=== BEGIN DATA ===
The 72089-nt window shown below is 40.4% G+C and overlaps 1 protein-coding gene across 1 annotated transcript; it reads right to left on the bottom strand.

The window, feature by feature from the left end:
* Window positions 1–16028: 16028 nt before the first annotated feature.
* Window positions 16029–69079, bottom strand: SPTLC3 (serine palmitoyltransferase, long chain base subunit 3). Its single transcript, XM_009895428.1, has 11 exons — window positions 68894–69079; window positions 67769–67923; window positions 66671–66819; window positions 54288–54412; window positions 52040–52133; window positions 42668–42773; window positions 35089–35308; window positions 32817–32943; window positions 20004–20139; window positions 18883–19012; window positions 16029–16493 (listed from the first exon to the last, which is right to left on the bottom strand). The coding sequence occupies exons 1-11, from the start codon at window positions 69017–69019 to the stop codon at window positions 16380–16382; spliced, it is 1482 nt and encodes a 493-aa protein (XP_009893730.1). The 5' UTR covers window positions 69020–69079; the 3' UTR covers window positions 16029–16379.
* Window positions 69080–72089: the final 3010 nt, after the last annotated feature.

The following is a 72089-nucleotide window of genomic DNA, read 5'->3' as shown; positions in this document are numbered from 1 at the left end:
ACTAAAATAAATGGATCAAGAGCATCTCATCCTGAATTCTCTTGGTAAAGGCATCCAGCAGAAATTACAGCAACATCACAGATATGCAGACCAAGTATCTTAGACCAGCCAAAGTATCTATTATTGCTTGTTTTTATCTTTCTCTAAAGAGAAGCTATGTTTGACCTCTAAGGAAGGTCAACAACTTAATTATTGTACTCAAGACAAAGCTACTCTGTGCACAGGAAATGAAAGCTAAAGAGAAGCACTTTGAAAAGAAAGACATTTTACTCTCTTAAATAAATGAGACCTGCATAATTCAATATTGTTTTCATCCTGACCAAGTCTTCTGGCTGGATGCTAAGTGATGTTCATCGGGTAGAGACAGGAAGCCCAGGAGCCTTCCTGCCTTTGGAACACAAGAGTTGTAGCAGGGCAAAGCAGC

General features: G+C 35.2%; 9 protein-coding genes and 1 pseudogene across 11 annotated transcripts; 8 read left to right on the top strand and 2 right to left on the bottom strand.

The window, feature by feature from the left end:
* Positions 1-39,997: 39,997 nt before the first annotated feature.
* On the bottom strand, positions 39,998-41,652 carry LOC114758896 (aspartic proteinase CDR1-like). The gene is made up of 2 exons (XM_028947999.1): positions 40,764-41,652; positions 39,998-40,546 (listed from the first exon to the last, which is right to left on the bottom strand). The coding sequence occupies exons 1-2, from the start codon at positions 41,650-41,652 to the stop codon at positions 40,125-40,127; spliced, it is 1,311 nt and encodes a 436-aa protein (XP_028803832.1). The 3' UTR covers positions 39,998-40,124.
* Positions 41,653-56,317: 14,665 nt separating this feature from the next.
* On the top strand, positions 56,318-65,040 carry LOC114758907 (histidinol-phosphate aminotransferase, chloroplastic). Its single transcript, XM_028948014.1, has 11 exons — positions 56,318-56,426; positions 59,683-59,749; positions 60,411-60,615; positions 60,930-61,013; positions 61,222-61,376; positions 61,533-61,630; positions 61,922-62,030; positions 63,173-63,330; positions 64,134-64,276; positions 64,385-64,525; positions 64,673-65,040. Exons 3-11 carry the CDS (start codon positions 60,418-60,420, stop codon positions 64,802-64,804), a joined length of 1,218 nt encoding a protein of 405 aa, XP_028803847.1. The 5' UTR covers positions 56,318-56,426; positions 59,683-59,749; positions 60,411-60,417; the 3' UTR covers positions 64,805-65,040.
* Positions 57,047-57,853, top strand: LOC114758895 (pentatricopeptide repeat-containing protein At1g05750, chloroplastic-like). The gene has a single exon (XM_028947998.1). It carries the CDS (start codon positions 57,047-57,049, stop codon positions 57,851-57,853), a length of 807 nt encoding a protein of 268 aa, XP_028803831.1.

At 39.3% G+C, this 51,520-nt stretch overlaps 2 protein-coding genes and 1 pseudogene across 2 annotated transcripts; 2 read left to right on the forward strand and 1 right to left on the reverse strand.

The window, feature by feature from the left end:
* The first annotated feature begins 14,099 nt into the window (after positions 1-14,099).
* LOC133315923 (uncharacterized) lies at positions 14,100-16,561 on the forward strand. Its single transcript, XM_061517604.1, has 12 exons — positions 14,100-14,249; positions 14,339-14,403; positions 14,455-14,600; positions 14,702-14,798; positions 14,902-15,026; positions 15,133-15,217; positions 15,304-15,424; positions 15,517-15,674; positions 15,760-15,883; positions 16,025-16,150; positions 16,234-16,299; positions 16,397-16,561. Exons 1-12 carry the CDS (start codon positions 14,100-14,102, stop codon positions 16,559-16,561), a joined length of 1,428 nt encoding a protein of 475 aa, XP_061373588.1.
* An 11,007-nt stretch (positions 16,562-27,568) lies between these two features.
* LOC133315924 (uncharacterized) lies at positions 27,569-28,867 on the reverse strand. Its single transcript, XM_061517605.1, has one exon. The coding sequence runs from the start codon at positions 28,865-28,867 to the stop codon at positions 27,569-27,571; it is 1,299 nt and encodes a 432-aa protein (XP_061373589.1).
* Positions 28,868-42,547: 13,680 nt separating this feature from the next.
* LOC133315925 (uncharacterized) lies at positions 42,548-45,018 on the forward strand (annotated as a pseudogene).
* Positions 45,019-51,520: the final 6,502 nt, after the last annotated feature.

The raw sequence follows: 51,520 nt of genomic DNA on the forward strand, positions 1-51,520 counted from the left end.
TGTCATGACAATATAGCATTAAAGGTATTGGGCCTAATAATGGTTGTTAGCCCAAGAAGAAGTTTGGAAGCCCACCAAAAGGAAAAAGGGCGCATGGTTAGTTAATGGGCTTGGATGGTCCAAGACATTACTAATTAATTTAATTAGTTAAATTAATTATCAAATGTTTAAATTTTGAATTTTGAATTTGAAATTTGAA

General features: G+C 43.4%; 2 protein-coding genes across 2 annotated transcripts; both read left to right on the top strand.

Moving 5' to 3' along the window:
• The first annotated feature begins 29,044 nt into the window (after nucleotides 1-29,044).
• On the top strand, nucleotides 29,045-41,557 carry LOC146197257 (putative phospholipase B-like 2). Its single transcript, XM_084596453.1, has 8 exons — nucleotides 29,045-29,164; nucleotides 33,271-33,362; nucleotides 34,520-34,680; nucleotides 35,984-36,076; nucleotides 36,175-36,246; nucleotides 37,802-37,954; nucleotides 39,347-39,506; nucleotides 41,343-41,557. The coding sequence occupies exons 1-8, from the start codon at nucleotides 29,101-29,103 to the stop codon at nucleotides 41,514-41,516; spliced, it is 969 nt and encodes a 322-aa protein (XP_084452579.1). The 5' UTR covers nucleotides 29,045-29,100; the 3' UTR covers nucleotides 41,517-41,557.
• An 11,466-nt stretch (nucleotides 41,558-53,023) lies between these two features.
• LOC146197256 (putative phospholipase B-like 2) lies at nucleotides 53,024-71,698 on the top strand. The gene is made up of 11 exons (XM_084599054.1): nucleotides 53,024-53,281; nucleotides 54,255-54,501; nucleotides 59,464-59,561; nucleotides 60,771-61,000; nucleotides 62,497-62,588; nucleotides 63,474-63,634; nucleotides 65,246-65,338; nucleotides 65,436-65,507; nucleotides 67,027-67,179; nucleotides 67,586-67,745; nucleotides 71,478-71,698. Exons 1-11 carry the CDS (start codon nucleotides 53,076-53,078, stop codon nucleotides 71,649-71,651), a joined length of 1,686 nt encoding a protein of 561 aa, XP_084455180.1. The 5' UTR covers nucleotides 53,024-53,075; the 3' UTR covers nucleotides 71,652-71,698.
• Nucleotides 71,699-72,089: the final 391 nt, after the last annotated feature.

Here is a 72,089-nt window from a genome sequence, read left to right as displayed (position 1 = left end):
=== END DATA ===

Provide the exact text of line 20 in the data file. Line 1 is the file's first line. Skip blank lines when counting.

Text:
* LOC133315924 (uncharacterized) lies at positions 27,569-28,867 on the reverse strand. Its single transcript, XM_061517605.1, has one exon. The coding sequence runs from the start codon at positions 28,865-28,867 to the stop codon at positions 27,569-27,571; it is 1,299 nt and encodes a 432-aa protein (XP_061373589.1).